By Alison Majikes/Special to

The largest rodent ever discovered more than likely used its huge front teeth (nearly a foot long) to dig and defend itself, in addition to chowing down, on a daily basis.

But don’t worry abut your kids wanting to take home this fuzzy friend from the pet store, the bull-sized relative of the modern day guinea pig, shown above in an illustration by James Gurney,  became extinct about two million years ago.

Based on a CT scan of its skull and computer simulation of what the rodent may have looked like when it roamed the earth, scientists have estimated its bite could have been as strong as a tiger.

Upon further research into the animal, it was discovered that its gigantic pearly whites were built to withstand forces three times stronger than normal rodent teeth, meaning they were probably used for much more than just eating.

Researchers from the UK and Uruguay published their study in the Journal of Anatomy.

According to an article from Design & Trend, the animal lived during the Pliocene period – a warm era when large mammals were plentiful.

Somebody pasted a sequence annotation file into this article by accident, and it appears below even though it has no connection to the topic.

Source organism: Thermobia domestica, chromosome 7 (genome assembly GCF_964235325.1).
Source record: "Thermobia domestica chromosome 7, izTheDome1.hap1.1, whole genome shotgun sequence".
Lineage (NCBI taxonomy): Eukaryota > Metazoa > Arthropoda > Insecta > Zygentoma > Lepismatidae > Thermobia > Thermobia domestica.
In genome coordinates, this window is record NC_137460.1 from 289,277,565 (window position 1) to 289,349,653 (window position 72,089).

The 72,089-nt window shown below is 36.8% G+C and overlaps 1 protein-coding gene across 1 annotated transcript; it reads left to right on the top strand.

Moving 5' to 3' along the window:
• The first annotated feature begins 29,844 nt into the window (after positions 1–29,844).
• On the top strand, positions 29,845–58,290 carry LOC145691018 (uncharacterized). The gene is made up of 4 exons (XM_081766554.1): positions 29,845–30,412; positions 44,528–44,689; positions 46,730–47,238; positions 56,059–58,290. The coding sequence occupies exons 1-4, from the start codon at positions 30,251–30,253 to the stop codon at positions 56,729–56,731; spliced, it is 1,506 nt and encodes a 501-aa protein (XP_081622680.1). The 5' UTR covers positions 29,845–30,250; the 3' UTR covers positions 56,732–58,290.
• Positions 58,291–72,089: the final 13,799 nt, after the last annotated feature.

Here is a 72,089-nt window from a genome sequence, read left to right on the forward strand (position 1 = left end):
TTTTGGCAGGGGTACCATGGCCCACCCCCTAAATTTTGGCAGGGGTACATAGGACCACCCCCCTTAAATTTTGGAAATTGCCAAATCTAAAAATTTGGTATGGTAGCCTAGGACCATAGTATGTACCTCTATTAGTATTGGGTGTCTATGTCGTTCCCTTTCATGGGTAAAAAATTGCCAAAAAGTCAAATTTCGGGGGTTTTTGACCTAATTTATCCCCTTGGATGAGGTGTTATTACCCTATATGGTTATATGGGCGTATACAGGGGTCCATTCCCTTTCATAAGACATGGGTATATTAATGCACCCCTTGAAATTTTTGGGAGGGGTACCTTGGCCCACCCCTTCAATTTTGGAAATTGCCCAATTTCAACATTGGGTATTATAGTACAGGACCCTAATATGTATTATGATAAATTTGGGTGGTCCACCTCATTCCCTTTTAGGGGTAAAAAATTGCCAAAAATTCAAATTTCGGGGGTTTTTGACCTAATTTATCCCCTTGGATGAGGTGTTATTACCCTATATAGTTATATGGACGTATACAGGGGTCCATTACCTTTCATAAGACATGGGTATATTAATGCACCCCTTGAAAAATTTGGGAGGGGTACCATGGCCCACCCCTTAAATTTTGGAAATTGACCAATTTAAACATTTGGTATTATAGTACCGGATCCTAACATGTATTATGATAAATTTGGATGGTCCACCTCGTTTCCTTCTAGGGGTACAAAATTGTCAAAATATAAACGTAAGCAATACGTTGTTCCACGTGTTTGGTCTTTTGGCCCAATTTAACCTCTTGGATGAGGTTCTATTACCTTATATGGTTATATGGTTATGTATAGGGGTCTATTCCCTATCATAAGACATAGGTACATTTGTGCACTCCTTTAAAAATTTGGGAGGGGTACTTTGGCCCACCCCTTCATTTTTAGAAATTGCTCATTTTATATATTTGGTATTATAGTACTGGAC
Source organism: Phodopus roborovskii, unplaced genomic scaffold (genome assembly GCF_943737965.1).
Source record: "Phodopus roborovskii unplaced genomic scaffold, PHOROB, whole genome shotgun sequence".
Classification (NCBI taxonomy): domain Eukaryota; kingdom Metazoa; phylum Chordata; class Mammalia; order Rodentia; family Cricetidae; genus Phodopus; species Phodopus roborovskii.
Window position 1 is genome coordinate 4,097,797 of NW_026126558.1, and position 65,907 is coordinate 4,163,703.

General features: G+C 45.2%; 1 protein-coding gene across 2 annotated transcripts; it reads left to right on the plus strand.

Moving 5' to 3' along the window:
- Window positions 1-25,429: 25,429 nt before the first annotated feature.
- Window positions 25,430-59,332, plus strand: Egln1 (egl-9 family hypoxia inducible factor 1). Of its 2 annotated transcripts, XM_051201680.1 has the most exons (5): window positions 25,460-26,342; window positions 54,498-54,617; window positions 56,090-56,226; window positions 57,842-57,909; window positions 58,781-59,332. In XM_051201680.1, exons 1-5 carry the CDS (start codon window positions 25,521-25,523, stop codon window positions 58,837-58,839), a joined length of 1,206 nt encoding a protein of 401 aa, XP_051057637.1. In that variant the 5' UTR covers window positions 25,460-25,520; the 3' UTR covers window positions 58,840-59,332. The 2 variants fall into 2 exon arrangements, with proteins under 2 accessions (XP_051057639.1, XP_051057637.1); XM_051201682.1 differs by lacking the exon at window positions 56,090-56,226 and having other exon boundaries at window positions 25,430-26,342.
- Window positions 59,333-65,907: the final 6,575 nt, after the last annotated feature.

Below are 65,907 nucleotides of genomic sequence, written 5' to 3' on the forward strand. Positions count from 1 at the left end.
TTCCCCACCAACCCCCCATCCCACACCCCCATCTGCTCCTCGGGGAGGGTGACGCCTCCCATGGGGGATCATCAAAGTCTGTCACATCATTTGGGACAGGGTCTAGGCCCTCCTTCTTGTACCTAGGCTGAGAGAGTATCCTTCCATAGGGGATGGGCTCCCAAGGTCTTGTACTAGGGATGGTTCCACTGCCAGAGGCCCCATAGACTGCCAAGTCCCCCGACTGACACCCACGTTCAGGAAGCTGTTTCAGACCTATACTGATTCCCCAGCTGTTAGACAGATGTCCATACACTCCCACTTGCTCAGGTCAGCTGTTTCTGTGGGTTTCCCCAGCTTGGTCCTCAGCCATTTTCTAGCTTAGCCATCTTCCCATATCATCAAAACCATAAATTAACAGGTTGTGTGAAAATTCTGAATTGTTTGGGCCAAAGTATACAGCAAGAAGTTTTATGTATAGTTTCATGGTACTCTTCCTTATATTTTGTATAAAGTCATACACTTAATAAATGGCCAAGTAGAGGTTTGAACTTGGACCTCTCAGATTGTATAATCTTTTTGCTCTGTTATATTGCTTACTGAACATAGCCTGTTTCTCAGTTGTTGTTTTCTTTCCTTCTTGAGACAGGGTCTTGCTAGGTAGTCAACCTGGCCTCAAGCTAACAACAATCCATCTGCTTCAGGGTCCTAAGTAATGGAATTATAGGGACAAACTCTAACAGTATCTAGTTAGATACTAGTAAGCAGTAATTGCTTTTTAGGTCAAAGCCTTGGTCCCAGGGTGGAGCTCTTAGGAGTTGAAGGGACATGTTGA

In order to find out more about the species and its habits, the team of scientists preformed a CT scan of the skull that was discovered in Uruguay in 2007 and used the scan to reconstruct a computer model, including its missing lower jaw, which they took from a related species.

“We concluded that Josephoartigasia (specimen of Josephoartigasia monesi )must have used its incisors for activities other than biting, such as digging in the ground for food, or defending itself from predators,” the study’s first author Dr. Philip Cox, an anatomist at Hull York Medical School and the University of York, said in a statement.

To read the full article about the monstrous rodent:

dailyflosspicAlison Majikes is a Customer Service Representative at Benco Dental with a Journalism degree from Penn State and she never had any guinea pigs or comparable rodent friends growing up in suburban Pennsylvania.